The key to this show is controlled havoc: A Royal Flush has the havoc down, they’re simply lacking the control.
Christopher Morgan (Lewis Lauder) is a bright-eyed graduate waltzing into a writing job at The Daily Star, only to be met by Simon (Calum Ferguson), an attention-starved broadsheet journalist. On his first day at his new job, Christopher receives an email detailing the ransom of Princess Beatrice. What ensues is an hour of corruption, mistaken identity and utter confusion.
Lauder and Ferguson set up a promising double-act in the opening scene. Ferguson is hilariously overbearing as Simon and proves himself an excellent comic actor. Lauder is a brilliant foil as Christopher Morgan (Piers Morgan’s nephew), nicely contrasting Simon’s over-friendly nature with a coolly sarcastic manner. Joe Walsh’s and Alex Card’s double-act as the accidental kidnappers Andy and Lee (or Laserclaw and Dragonfly) is also well-portrayed. Interchanging between stooge and comic, their comic stylings are less clear cut than Lauder and Ferguson, presenting an initially interesting dynamic between the four characters.
However, after the primary set-up, the rest of the show is largely hit and miss. While there are some really excellent one-liners, they’re often muddled within what feels like reels of improvised speech. The actors often appear directionless on stage, over explaining plot-points and quite often repeating themselves unnecessarily.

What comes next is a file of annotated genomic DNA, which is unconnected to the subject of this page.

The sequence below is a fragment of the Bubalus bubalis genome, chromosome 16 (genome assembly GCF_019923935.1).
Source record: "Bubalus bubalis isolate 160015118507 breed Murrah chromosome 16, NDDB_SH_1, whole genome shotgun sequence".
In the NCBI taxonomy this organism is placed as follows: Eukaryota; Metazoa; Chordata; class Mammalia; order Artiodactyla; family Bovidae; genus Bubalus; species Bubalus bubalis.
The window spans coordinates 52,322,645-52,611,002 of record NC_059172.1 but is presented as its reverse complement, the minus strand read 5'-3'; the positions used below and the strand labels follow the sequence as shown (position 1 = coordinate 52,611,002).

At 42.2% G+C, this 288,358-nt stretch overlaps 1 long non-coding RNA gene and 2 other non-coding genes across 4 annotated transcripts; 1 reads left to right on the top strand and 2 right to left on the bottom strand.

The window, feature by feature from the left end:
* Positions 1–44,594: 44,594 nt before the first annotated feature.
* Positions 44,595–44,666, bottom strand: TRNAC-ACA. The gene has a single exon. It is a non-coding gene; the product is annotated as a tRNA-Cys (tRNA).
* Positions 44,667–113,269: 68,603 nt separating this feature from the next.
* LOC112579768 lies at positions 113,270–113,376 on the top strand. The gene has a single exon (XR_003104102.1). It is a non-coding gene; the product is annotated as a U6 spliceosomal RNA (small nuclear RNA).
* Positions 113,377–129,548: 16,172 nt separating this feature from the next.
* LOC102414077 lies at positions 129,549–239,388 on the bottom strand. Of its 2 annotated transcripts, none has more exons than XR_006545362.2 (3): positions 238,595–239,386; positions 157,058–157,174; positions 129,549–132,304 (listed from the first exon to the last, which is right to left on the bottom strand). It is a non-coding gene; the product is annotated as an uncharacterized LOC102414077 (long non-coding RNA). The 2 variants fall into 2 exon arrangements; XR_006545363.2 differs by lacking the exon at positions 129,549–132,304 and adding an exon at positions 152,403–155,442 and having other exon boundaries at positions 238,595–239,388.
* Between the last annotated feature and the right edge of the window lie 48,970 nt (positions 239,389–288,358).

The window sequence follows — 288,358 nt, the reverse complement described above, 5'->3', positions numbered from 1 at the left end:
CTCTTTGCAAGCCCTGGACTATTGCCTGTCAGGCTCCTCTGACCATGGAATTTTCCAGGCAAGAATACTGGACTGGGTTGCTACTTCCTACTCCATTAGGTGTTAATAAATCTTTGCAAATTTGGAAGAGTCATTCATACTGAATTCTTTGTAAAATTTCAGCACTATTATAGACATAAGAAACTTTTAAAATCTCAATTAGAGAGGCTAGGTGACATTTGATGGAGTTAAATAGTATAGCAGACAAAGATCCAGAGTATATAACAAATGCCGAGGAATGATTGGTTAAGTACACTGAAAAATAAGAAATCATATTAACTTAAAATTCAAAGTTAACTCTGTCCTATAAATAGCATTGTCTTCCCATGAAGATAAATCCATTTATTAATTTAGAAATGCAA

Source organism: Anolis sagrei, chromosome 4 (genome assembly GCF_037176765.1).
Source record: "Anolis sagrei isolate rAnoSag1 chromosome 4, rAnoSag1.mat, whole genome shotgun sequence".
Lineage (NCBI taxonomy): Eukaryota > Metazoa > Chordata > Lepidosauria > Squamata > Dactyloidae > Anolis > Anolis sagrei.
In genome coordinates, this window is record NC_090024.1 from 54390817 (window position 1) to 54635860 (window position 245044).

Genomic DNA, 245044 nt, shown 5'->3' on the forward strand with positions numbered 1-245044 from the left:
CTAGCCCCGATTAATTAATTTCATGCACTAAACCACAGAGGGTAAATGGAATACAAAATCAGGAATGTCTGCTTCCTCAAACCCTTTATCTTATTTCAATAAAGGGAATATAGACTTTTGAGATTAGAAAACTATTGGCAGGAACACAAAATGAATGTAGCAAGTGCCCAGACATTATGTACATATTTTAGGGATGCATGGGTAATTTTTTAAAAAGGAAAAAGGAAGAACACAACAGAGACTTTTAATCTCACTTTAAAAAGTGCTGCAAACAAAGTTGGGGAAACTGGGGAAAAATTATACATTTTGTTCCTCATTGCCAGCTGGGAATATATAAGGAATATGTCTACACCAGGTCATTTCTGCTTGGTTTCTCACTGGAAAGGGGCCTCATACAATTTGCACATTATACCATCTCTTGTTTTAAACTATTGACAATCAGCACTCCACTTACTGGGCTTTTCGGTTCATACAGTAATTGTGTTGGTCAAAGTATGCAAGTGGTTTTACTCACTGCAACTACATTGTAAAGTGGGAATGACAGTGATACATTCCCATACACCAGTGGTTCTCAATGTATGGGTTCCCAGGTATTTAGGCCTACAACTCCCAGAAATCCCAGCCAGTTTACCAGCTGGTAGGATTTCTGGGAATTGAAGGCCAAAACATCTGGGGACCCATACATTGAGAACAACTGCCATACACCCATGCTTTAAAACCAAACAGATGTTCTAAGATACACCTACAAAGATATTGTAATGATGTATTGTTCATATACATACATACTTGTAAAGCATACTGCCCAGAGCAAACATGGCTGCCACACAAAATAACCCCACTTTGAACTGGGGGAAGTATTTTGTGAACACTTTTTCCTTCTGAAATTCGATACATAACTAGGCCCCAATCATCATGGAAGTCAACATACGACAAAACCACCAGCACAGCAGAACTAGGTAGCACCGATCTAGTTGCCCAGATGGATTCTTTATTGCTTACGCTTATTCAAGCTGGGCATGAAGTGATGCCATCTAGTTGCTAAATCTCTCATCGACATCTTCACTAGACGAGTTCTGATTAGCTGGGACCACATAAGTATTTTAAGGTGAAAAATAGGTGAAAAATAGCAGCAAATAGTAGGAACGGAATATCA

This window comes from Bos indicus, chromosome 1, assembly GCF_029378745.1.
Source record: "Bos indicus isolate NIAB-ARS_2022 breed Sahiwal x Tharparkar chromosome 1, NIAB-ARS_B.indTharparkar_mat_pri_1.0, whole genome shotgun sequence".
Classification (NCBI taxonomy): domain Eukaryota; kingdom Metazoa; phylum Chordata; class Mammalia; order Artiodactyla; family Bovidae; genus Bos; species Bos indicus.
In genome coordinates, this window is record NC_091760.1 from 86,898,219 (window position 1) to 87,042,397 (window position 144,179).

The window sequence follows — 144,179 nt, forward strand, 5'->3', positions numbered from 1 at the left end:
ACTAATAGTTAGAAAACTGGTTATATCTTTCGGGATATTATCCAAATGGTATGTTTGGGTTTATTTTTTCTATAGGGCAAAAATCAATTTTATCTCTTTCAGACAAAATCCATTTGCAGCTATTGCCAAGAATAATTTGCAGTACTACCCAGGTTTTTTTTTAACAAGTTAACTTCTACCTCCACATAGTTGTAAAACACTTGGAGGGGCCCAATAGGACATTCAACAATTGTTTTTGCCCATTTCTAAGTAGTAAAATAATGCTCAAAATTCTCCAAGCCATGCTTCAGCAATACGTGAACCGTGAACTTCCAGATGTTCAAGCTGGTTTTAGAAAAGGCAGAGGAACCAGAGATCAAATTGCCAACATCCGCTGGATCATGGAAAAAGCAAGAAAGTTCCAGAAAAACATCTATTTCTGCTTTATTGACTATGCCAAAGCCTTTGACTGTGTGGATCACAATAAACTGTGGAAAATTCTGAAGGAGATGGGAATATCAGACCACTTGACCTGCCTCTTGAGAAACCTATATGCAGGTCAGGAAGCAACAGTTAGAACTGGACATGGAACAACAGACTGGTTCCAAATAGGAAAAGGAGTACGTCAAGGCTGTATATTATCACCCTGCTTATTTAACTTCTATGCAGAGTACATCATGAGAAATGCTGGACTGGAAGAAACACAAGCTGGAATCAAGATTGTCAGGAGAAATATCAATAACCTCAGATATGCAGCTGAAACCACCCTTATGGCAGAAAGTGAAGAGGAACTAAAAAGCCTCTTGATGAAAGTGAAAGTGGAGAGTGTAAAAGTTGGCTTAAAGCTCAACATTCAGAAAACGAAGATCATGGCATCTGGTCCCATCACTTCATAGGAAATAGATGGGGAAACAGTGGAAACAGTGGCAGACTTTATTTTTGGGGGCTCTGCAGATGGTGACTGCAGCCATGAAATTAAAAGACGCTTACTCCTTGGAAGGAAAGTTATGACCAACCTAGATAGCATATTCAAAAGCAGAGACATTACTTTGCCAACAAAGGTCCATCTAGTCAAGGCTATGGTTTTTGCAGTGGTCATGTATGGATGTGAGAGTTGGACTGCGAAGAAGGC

The staging is very static, with Christopher’s office on one side and the kidnappers’ hideaway on the other; complete with portaloo. As with the script, movement is often directionless, and physical action, such as the manipulation and tying up of the kidnapped ‘Beatrice,’ is largely unconvincing.
Kate Foley-Scott is appropriately feisty as Jenny Conroy after being stuck in a portaloo for half the show. However, it’s a shame to see that her character is disappointingly two dimensional, and we oddly never feel sympathy for a woman who’s been kidnapped and tied up against her will. Her harsh, sexualised manner and her absence for half the show is discouraging in a performance that seems to otherwise be bringing farce into the twenty-first century.
A Royal Flush has the potential to deliver its message of media corruption and the battle of Buzzfeed and broadsheet in a humorous yet powerful light. The key to this show is controlled havoc: A Royal Flush has the havoc down, they’re simply lacking the control.